The complication rates of colonoscopy are well established in middle-age patients but are not known for elderly persons.
The authors measured 30-day rates of cardiac and gastrointestinal events in a random sample of 53 220 Medicare beneficiaries who had outpatient colonoscopy and in a matched set of beneficiaries who did not. Rates were higher in colonoscopy patients, with advancing age and preexisting comorbid conditions (especially diabetes, heart failure, atrial fibrillation, stroke, and chronic obstructive pulmonary disease), and after polypectomy.
The study used diagnostic billing codes rather than medical record review.
Advancing age and an increasing number of comorbid conditions are reasons to be cautious about recommending colonoscopy.
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Geriatrics Department, Geriatric Surgery Unit, General Hospital, Padova, Italy
August 5, 2009
Is colonoscopy still safe in elderly people?
We have read with great interest the article by Dr. Warren et al. because it addresses the important issue of performing safety colonoscopy in the elderly. Age is an established factor associated with prolonged procedure (1) and with increased complications in colonoscopy with polypectomy, particularly in relation to various technical and organizational factors related to the endoscopy activity (2). However, as confirmed by our experience, the colonoscopy in the elderly remains a procedure burdened by low rates of complications and easy to perform (3). The population-based assessments, as noted by others (2), play a very important role in estimating the risk taken by the elderly who undergo a screening colonoscopy without symptomatic indications, as compared to the general population.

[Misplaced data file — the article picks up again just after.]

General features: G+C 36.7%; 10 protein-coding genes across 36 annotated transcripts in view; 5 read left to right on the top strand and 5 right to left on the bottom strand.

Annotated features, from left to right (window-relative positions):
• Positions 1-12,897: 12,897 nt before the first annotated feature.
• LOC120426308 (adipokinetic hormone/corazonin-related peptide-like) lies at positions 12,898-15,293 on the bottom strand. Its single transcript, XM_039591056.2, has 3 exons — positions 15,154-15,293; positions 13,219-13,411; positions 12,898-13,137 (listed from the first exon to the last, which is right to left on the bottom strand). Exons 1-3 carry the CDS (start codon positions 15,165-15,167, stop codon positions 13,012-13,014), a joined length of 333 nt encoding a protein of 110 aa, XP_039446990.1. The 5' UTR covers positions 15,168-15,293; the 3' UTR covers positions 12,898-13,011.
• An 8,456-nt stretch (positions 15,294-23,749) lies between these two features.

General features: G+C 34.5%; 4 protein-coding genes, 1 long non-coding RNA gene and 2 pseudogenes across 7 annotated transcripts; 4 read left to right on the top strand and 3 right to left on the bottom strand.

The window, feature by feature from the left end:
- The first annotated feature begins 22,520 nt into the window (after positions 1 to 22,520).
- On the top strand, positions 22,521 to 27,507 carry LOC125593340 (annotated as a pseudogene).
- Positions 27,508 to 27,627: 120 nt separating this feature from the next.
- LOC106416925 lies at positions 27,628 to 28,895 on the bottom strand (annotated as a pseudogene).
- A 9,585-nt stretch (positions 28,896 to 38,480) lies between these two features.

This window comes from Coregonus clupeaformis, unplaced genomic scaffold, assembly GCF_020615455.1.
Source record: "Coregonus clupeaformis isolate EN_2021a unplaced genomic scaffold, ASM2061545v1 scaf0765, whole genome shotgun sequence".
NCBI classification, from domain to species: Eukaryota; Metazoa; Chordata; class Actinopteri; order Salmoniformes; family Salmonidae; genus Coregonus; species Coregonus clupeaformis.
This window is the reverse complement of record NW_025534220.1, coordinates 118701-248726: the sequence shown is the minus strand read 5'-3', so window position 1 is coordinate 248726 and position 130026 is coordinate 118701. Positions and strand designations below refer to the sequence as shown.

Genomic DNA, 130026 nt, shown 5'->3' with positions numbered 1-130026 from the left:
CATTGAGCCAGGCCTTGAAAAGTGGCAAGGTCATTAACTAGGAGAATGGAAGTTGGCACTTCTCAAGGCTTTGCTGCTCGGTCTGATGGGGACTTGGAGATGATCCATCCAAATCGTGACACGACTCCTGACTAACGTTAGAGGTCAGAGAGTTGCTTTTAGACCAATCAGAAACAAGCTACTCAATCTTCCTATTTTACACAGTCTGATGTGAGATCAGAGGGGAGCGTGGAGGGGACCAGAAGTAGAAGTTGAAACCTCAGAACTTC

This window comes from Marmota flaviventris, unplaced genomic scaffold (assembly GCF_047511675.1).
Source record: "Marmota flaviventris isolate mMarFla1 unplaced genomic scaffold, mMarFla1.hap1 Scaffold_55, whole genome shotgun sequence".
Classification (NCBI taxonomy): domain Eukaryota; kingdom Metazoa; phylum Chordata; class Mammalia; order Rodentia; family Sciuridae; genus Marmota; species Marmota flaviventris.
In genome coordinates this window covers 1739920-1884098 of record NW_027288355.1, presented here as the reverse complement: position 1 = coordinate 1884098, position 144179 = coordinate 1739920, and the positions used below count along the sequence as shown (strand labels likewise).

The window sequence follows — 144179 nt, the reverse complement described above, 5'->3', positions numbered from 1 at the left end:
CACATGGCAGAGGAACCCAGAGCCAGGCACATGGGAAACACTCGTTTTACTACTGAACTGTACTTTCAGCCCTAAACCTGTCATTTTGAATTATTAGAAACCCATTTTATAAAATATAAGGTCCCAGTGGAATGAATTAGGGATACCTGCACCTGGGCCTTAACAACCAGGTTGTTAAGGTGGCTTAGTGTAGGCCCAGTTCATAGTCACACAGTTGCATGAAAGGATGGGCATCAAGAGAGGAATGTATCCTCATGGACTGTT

But two aspects of the article seem critical to us: 1) to compare the risk of adverse events (AE) for diagnostic and therapeutic colonoscopy using the general population as control; 2) to estimate the adjusted risk for AE by age and selected conditions using the pooled colonoscopy group (table 4). As it can be inferred from tables 3 and 4, the three samples considered (screening, diagnostic and polypectomy) have been, likely, drawn from populations statistically different with respect to the type of AE. In fact, only the screening procedure sample presents overlapping IC to those of the no colonoscopy sample, across all three types of AE. Only cardiovascular conditions have dissimilar behaviour across the four samples, as being independent factors to the identification of the patients' risk, but not necessarily related to older age (i.e. ASA).